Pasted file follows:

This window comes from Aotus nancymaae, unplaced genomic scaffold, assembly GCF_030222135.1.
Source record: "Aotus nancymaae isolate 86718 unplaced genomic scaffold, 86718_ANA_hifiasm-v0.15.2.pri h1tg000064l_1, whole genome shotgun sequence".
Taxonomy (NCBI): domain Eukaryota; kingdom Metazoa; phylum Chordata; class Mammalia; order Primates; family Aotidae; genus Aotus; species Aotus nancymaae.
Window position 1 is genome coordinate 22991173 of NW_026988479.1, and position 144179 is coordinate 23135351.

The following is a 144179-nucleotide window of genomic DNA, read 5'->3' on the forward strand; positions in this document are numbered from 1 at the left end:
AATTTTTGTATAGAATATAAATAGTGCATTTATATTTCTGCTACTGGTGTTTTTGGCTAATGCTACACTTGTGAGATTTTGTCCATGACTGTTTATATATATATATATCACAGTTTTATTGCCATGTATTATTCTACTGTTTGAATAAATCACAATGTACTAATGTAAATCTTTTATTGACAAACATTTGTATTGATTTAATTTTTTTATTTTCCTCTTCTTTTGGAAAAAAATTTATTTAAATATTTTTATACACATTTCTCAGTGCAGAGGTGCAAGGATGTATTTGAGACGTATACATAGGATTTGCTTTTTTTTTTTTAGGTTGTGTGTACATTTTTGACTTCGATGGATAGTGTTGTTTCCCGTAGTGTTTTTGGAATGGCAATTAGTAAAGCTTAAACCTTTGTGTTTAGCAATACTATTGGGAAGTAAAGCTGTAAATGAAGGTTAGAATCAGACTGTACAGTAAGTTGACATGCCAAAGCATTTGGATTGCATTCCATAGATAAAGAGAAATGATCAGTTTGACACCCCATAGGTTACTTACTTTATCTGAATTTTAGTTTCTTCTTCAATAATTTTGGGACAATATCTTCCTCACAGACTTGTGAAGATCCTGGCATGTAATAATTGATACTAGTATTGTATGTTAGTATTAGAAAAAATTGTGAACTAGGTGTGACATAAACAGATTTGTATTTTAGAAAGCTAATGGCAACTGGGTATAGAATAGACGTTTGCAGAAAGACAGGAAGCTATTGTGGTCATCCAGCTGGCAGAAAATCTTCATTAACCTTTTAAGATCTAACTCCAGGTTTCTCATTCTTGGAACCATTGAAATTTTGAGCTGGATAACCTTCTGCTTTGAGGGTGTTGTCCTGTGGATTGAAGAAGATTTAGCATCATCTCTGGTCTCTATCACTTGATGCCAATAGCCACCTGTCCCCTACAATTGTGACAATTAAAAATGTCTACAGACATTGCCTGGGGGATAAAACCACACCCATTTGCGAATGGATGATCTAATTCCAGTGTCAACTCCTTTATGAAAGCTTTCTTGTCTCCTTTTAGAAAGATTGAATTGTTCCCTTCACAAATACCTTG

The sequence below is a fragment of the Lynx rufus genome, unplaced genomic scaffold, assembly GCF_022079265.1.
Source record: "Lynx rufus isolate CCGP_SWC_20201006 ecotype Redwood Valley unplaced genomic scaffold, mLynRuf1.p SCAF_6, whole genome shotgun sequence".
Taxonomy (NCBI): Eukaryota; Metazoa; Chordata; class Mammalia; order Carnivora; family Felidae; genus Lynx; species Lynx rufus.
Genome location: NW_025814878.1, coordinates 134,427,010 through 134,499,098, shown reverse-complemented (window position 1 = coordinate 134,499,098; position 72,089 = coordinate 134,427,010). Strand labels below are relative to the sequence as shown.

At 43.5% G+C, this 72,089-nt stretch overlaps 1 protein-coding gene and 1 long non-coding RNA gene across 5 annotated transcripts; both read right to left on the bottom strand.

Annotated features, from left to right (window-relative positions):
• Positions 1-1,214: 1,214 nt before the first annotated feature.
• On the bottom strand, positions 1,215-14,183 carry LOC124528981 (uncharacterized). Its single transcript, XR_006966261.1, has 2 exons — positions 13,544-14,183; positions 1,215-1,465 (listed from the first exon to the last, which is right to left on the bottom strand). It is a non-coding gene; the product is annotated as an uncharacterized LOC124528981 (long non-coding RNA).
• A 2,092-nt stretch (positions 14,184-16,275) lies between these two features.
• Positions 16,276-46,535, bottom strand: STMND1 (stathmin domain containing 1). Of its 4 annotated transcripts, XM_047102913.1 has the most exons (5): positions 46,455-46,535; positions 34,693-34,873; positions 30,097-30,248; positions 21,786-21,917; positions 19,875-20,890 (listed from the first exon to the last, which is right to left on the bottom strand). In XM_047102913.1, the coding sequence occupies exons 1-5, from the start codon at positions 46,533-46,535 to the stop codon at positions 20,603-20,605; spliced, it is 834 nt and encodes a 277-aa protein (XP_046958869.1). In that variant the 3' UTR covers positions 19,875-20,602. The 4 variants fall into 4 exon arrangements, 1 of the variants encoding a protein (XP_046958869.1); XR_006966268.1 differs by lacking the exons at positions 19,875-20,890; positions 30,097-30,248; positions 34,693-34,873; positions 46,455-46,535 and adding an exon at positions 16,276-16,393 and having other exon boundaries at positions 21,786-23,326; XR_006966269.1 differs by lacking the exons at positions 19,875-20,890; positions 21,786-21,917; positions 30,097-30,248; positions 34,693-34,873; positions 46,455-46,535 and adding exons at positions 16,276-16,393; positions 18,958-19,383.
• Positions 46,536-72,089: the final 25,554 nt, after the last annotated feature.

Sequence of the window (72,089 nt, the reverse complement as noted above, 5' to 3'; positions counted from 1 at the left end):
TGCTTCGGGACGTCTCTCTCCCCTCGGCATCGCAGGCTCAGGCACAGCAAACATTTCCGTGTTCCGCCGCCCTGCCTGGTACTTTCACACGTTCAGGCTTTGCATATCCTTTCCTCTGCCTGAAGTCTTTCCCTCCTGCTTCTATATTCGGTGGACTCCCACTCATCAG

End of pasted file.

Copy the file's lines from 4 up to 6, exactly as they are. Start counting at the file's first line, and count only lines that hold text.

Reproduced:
Window position 1 is genome coordinate 22991173 of NW_026988479.1, and position 144179 is coordinate 23135351.

The following is a 144179-nucleotide window of genomic DNA, read 5'->3' on the forward strand; positions in this document are numbered from 1 at the left end:
AATTTTTGTATAGAATATAAATAGTGCATTTATATTTCTGCTACTGGTGTTTTTGGCTAATGCTACACTTGTGAGATTTTGTCCATGACTGTTTATATATATATATATCACAGTTTTATTGCCATGTATTATTCTACTGTTTGAATAAATCACAATGTACTAATGTAAATCTTTTATTGACAAACATTTGTATTGATTTAATTTTTTTATTTTCCTCTTCTTTTGGAAAAAAATTTATTTAAATATTTTTATACACATTTCTCAGTGCAGAGGTGCAAGGATGTATTTGAGACGTATACATAGGATTTGCTTTTTTTTTTTTAGGTTGTGTGTACATTTTTGACTTCGATGGATAGTGTTGTTTCCCGTAGTGTTTTTGGAATGGCAATTAGTAAAGCTTAAACCTTTGTGTTTAGCAATACTATTGGGAAGTAAAGCTGTAAATGAAGGTTAGAATCAGACTGTACAGTAAGTTGACATGCCAAAGCATTTGGATTGCATTCCATAGATAAAGAGAAATGATCAGTTTGACACCCCATAGGTTACTTACTTTATCTGAATTTTAGTTTCTTCTTCAATAATTTTGGGACAATATCTTCCTCACAGACTTGTGAAGATCCTGGCATGTAATAATTGATACTAGTATTGTATGTTAGTATTAGAAAAAATTGTGAACTAGGTGTGACATAAACAGATTTGTATTTTAGAAAGCTAATGGCAACTGGGTATAGAATAGACGTTTGCAGAAAGACAGGAAGCTATTGTGGTCATCCAGCTGGCAGAAAATCTTCATTAACCTTTTAAGATCTAACTCCAGGTTTCTCATTCTTGGAACCATTGAAATTTTGAGCTGGATAACCTTCTGCTTTGAGGGTGTTGTCCTGTGGATTGAAGAAGATTTAGCATCATCTCTGGTCTCTATCACTTGATGCCAATAGCCACCTGTCCCCTACAATTGTGACAATTAAAAATGTCTACAGACATTGCCTGGGGGATAAAACCACACCCATTTGCGAATGGATGATCTAATTCCAGTGTCAACTCCTTTATGAAAGCTTTCTTGTCTCCTTTTAGAAAGATTGAATTGTTCCCTTCACAAATACCTTG